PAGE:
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POLSCI 1G06 Lecture Notes - International Monetary Fund, Dependency Theory, Postcolonialism

Political Science
Course Code
Todd Alway

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The modern global economy is characterized by both great wealth and
great poverty. Certain states have high per capita incomes, developed
infrastructures, and the international influence that comes along with
this. Other states suffer through extreme destitution, economic
vulnerability, and a seeming inability to benefit from the global
economic system.
How does dependency theory explain this divide? According to the
theory, why are some states able to develop economically while others
are underdeveloped?
Why are some nations prosperous with all of life’s necessities as well as luxuries, while other nations live in
extreme destitution and economic vulnerability? It is a common question that many ponder upon and will be
the basis of this paper, highlighting and explaining dependency theory, as well as exploring attempts to
solve this underdevelopment and suggest policies that may lead to development.
Dependency theory is a theory of how developing and developed nations interact. It can be seen as an
opposition theory to the popular free market theory of interaction. Dependency theory was first formulated
in the 1950s, drawing on a Marxian analysis of the global economy, and as a direct challenge to the free
market economic policies of the post-War era.
Dependency theory, holds that there are a small number of established nations that are continually fed by
developing nations, at the expense of the developing nations’ own health. For example, the economic
development of European states only occurred because of the economic underdevelopment of non-
European states. These developing nations are essentially acting as colonial dependencies, sending their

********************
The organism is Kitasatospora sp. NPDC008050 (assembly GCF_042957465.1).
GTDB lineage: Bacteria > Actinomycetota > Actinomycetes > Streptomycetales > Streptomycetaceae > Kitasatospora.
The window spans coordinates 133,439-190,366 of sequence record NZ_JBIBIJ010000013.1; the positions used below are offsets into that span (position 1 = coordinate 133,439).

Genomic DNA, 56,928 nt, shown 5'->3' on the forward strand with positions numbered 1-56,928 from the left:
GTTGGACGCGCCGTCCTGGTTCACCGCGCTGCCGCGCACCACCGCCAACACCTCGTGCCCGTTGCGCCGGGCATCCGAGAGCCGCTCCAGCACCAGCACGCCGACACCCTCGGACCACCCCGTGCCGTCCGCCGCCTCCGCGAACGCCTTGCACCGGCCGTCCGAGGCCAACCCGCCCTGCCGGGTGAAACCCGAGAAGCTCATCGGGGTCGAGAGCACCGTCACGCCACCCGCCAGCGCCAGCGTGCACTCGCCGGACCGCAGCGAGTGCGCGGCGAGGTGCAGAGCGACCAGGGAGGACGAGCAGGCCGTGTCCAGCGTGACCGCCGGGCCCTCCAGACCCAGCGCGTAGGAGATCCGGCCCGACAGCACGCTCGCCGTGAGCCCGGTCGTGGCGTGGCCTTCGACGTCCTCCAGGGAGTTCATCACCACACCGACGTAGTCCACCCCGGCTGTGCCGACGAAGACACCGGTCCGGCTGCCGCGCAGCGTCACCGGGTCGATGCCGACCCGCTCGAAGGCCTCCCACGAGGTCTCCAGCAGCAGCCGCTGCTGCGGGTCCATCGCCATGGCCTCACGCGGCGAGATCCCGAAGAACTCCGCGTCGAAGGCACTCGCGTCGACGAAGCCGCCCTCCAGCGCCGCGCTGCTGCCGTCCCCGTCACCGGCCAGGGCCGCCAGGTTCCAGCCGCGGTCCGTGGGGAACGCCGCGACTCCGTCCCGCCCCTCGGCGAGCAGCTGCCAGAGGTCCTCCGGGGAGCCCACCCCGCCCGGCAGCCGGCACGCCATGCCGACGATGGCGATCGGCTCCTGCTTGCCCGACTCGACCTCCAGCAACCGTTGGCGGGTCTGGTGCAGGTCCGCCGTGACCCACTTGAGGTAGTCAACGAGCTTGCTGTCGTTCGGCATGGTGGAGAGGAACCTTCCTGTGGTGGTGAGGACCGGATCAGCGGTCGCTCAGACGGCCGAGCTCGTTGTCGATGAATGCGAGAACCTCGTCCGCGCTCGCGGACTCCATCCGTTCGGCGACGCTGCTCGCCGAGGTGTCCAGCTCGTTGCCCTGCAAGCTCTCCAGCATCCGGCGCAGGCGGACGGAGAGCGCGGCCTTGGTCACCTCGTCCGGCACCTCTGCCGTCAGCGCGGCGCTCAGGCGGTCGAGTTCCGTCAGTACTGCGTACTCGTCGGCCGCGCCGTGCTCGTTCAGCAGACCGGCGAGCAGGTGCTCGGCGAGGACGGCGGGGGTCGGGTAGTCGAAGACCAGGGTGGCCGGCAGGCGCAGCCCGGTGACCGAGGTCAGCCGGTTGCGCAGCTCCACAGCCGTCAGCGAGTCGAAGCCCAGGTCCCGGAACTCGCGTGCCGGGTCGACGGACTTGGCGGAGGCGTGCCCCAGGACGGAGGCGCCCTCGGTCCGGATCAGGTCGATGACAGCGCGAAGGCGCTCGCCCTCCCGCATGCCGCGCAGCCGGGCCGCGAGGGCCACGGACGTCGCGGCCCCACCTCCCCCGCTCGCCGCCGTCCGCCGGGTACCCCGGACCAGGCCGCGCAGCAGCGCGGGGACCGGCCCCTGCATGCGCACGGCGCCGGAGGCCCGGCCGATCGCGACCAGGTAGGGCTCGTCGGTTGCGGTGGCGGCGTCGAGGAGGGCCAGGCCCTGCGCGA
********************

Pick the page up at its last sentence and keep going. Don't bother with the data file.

wealth to the developed nations with minimal compensation. In dependency theory, the developed nations
actively keep developing nations in a subservient position, often through economic force by instituting
sanctions, or by proscribing free trade policies attached to loans granted by the World Bank or International
Monetary Fund.
Dependency theory was incredibly popular during the 1960s and 1970s, when the free market policies of
development theory seemed to have led much of the developing world to the brink of economic collapse. In
the 1990s, with the rising success of countries such as India and Thailand, dependency theory lost some
support, as it appeared development theory may indeed have been working. These days, although not as
popular as in its heyday, dependency theory is nonetheless widespread in progressive circles, particular
among groups working on alternative modes of capitalism in the developing world.
The critiques of dependency theory can be leveled within a nation as well as internationally. In fact,
dependency theory tends to trace its roots to back before the emergence of modern post-colonialism. On an
internal level, dependency theory can be seen applying to regions within a country. In the United States, for
example, historically the industrial Northeast can be seen drawing wealth from the agricultural south in a
pattern reflected in the modern world by the industrial northern hemisphere and the productive southern
Dependency theory also posits that the degree of dependency increases as time goes on. Wealthy countries
are able to use their wealth to further influence developing nations into adopting policies that increase the
wealth of the wealthy nations, even at their own expense. At the same time, they are able to protect
themselves from being turned on by the developing nations, making their system more and more secure as
time passes. Capital continues to migrate from the developing nations to the developed nations, causing the
developing nations to experience a lack of wealth, which forces them to take out larger loans from the
developed nations, further indebting them (exploitation according to Andre Gunder Frank).
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